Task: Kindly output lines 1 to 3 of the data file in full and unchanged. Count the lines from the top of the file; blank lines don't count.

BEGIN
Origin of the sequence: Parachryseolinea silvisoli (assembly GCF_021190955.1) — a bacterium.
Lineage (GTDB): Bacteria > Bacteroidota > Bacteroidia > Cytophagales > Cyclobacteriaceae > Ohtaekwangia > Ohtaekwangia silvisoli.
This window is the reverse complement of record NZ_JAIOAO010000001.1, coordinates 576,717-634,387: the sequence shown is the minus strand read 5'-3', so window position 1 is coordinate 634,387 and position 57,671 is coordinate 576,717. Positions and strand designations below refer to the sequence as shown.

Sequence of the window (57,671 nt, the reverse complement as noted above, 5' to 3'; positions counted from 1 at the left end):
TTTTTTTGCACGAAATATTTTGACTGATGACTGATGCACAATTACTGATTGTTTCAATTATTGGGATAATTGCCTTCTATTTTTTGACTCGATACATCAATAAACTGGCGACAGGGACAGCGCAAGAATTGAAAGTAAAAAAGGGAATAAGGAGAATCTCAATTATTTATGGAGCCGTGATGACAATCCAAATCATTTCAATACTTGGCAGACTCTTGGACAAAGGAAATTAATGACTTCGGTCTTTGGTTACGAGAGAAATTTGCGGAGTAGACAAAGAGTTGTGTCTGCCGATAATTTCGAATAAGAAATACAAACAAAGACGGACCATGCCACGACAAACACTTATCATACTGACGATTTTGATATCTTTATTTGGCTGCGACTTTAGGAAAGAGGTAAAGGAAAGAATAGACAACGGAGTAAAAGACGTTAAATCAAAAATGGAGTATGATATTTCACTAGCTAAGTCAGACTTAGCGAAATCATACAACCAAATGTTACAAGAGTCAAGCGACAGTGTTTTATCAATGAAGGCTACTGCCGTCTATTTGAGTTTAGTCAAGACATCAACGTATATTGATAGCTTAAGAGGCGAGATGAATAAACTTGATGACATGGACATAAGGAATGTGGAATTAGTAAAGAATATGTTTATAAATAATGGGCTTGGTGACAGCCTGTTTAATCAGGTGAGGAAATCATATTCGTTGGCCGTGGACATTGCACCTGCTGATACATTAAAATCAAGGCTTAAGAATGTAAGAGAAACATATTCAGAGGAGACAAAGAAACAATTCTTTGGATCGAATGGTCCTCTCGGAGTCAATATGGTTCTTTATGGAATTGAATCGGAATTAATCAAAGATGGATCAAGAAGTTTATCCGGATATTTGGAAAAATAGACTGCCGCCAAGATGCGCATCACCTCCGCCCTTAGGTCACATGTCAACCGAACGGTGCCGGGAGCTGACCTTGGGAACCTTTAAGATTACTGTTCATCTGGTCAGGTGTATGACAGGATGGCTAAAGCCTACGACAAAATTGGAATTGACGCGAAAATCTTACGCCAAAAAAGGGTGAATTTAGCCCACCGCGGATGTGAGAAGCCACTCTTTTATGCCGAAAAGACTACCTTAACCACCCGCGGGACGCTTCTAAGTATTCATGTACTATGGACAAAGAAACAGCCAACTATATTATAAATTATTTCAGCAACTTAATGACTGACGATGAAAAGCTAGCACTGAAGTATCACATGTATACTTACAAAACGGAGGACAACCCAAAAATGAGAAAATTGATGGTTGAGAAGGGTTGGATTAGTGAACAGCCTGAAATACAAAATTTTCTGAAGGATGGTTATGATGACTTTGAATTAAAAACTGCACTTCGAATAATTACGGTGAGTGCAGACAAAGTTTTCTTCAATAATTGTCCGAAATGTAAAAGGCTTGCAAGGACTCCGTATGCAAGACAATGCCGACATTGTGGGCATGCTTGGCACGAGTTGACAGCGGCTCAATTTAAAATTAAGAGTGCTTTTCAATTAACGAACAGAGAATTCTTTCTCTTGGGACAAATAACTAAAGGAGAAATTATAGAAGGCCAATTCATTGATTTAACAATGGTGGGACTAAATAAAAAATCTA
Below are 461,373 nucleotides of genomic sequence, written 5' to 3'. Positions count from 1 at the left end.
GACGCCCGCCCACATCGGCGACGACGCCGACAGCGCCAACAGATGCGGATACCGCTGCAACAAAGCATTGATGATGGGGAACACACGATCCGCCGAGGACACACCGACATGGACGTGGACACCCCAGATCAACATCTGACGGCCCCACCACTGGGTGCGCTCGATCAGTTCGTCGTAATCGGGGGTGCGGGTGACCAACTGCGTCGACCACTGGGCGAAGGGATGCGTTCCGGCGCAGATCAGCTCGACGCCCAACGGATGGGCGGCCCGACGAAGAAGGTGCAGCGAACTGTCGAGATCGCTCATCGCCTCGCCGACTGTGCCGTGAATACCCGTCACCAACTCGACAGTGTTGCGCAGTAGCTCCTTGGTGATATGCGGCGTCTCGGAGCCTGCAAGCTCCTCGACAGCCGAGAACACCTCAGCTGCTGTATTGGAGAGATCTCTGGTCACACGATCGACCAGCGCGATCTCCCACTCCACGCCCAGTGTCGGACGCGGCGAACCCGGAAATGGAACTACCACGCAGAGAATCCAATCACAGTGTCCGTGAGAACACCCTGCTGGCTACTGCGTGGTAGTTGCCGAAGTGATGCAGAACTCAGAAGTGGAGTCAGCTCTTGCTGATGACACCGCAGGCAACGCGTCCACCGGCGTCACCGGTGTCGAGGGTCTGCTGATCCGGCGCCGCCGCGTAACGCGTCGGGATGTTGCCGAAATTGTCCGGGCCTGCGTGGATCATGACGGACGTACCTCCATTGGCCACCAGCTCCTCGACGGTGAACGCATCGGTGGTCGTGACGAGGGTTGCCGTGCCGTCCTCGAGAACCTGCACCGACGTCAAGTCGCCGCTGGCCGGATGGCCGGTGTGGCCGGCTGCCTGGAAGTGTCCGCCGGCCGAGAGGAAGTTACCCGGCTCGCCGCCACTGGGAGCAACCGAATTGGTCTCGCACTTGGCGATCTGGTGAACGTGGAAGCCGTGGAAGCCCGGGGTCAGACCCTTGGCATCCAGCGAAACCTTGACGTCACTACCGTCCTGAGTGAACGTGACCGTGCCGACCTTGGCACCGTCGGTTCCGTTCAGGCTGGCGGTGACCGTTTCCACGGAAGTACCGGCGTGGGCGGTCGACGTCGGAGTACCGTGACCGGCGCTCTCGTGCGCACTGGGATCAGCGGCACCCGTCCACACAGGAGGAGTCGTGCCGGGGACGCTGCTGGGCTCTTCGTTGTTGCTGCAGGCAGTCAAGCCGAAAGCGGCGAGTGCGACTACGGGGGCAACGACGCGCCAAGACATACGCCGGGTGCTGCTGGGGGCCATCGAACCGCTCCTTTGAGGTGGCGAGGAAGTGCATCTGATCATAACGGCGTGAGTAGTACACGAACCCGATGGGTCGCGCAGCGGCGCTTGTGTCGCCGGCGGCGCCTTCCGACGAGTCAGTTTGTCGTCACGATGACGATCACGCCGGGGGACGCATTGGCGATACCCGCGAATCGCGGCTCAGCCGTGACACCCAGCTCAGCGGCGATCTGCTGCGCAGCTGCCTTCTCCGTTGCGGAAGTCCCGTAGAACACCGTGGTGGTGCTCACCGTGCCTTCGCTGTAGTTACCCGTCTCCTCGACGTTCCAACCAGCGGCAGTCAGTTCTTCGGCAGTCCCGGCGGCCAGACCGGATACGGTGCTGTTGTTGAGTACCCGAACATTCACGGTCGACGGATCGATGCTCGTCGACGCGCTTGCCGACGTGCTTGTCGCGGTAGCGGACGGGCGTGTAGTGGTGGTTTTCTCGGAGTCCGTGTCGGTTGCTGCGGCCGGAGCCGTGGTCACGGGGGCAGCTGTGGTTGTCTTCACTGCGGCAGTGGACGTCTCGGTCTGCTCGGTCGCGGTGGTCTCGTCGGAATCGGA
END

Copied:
Origin of the sequence: Parachryseolinea silvisoli (assembly GCF_021190955.1) — a bacterium.
Lineage (GTDB): Bacteria > Bacteroidota > Bacteroidia > Cytophagales > Cyclobacteriaceae > Ohtaekwangia > Ohtaekwangia silvisoli.
This window is the reverse complement of record NZ_JAIOAO010000001.1, coordinates 576,717-634,387: the sequence shown is the minus strand read 5'-3', so window position 1 is coordinate 634,387 and position 57,671 is coordinate 576,717. Positions and strand designations below refer to the sequence as shown.